Tonight, it was not High Point but rather Charleston Southern coming into Halton Arena as the promising Big South team on the rise. The Buccaneers finished last season fourth in the conference after years of struggling with some of the fewest resources in the Big South, most notably playing at the 881 seat CSU Field House. Aside from losing their best player in Kelvin Martin, all of the other Bucs return for the 2012-13 season. And with most of the conference hit hard by graduation that could be important. Charleston Southern, like High Point five years ago, was given the vote of confidence by the coaches and media as the preseason favorite alongside Campbell of the North Division. Tonight would be the first test to see if the rising Bucs could live up to the hype.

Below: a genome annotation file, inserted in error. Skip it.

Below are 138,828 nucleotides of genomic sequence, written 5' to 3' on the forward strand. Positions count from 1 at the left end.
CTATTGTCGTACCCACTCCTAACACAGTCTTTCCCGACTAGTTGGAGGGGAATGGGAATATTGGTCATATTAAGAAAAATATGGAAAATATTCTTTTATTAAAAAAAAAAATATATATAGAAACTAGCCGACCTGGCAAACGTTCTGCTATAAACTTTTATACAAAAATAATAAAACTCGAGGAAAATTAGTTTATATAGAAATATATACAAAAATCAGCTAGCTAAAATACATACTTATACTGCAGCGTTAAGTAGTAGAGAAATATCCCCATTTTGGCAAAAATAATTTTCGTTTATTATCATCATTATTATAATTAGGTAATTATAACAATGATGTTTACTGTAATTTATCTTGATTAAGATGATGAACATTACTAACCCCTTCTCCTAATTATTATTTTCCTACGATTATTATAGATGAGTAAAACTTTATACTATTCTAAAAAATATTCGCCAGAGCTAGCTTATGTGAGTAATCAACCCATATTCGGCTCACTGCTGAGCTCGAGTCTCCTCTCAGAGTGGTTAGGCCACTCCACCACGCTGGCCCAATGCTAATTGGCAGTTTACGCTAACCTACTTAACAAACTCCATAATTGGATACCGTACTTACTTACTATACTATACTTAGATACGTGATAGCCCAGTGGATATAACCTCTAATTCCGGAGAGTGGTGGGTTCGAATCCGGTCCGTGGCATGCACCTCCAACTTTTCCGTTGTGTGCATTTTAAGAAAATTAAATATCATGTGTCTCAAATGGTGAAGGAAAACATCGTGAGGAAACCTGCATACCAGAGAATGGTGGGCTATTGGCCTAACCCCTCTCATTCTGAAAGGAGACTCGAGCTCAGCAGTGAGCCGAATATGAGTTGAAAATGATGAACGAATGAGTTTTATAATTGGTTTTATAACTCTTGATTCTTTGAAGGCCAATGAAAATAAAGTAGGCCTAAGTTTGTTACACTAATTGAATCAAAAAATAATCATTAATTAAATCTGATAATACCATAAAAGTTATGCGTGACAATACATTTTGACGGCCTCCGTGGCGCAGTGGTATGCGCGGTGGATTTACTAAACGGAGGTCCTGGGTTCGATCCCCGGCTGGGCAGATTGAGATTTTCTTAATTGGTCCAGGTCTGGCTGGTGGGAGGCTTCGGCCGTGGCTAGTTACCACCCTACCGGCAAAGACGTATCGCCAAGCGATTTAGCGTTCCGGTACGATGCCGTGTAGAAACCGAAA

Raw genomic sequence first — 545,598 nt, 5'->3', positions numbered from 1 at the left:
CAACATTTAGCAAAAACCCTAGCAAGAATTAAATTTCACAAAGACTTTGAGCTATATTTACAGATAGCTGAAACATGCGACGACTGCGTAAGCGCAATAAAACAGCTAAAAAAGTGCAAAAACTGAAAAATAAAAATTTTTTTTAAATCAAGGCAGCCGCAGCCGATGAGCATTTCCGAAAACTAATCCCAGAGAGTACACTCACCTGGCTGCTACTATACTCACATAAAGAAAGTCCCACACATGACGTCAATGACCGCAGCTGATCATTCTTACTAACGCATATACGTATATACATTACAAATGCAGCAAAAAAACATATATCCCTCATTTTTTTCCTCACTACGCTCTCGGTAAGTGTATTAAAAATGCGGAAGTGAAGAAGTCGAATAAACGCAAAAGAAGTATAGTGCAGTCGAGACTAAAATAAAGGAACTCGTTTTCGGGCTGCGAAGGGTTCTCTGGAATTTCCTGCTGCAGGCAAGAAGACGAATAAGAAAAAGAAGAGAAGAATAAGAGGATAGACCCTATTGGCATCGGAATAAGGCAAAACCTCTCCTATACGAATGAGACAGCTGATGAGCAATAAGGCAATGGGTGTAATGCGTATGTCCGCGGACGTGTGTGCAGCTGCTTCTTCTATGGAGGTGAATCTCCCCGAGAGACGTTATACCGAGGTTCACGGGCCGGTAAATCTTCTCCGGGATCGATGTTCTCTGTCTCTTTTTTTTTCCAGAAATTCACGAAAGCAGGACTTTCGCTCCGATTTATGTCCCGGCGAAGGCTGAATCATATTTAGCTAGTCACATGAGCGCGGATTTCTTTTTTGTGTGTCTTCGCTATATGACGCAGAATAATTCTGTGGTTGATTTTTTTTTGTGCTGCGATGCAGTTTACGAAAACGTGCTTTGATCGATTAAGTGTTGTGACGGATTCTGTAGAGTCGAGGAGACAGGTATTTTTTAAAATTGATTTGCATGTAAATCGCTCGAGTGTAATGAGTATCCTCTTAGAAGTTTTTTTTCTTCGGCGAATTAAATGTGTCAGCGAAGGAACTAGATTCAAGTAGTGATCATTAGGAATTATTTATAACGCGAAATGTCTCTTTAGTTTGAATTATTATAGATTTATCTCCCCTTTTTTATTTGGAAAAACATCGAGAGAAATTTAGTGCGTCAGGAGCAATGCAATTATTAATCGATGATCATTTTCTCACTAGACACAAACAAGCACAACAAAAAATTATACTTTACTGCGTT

A Charleston Southern win over Charlotte would not be a Red Line Upset. Yet for the fans of the teams involved, any Big South win over an Atlantic 10 team would be considered big. And that is even with Charlotte having struggled recently against the rest of its conference. Halton Arena is a nicer facility than either the Vines Center of Liberty or the Winthrop Coliseum, which are considered to be the top arenas of the Big South. The 49ers still show clips on the video board of their Final Four appearance 35 years ago, a feat no Big South team has come close to accomplishing. Charlotte, like much of the Atlantic 10, would like to be considered major and as prominent as their schools above the Red Line. In message board discussion before the HPU game five years ago, Niner fans treated High Point condescendingly with some who had not known of a Division I school just up the road from them. Yet most Charlotte fans complain about the lack of media coverage like the rest of their mid-major brethren, and despise having "University of North Carolina" in their school name as it implies as more direct linkage to the ACC school in Chapel Hill. And after they escaped with a win five years ago, I saw one student giving another a piggyback ride out of the arena screaming jubilantly as if they had just gotten a big win. Charlotte, whether they like it or not, is a mid-major just like Charleston Southern. But CSU had more to prove here.